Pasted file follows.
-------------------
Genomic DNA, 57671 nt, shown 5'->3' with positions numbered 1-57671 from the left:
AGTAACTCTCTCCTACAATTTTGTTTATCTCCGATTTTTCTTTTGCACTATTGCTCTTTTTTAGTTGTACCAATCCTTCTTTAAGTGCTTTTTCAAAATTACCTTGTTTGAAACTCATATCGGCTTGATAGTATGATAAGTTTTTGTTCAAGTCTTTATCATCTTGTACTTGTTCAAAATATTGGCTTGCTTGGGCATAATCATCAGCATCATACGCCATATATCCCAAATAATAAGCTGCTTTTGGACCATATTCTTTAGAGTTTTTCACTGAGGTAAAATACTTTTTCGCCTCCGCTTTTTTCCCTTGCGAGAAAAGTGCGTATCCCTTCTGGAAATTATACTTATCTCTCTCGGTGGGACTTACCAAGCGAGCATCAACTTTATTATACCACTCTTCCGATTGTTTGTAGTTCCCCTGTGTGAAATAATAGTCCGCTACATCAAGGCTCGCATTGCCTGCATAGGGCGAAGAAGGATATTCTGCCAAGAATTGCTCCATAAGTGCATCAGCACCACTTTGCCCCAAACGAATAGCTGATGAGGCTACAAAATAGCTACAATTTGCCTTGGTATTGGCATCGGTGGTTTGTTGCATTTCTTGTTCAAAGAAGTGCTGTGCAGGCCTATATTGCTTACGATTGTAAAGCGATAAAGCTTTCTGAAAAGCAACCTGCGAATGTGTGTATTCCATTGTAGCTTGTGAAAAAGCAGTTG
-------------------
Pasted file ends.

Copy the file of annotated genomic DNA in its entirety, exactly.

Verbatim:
Genomic DNA, 57671 nt, shown 5'->3' with positions numbered 1-57671 from the left:
AGTAACTCTCTCCTACAATTTTGTTTATCTCCGATTTTTCTTTTGCACTATTGCTCTTTTTTAGTTGTACCAATCCTTCTTTAAGTGCTTTTTCAAAATTACCTTGTTTGAAACTCATATCGGCTTGATAGTATGATAAGTTTTTGTTCAAGTCTTTATCATCTTGTACTTGTTCAAAATATTGGCTTGCTTGGGCATAATCATCAGCATCATACGCCATATATCCCAAATAATAAGCTGCTTTTGGACCATATTCTTTAGAGTTTTTCACTGAGGTAAAATACTTTTTCGCCTCCGCTTTTTTCCCTTGCGAGAAAAGTGCGTATCCCTTCTGGAAATTATACTTATCTCTCTCGGTGGGACTTACCAAGCGAGCATCAACTTTATTATACCACTCTTCCGATTGTTTGTAGTTCCCCTGTGTGAAATAATAGTCCGCTACATCAAGGCTCGCATTGCCTGCATAGGGCGAAGAAGGATATTCTGCCAAGAATTGCTCCATAAGTGCATCAGCACCACTTTGCCCCAAACGAATAGCTGATGAGGCTACAAAATAGCTACAATTTGCCTTGGTATTGGCATCGGTGGTTTGTTGCATTTCTTGTTCAAAGAAGTGCTGTGCAGGCCTATATTGCTTACGATTGTAAAGCGATAAAGCTTTCTGAAAAGCAACCTGCGAATGTGTGTATTCCATTGTAGCTTGTGAAAAAGCAGTTG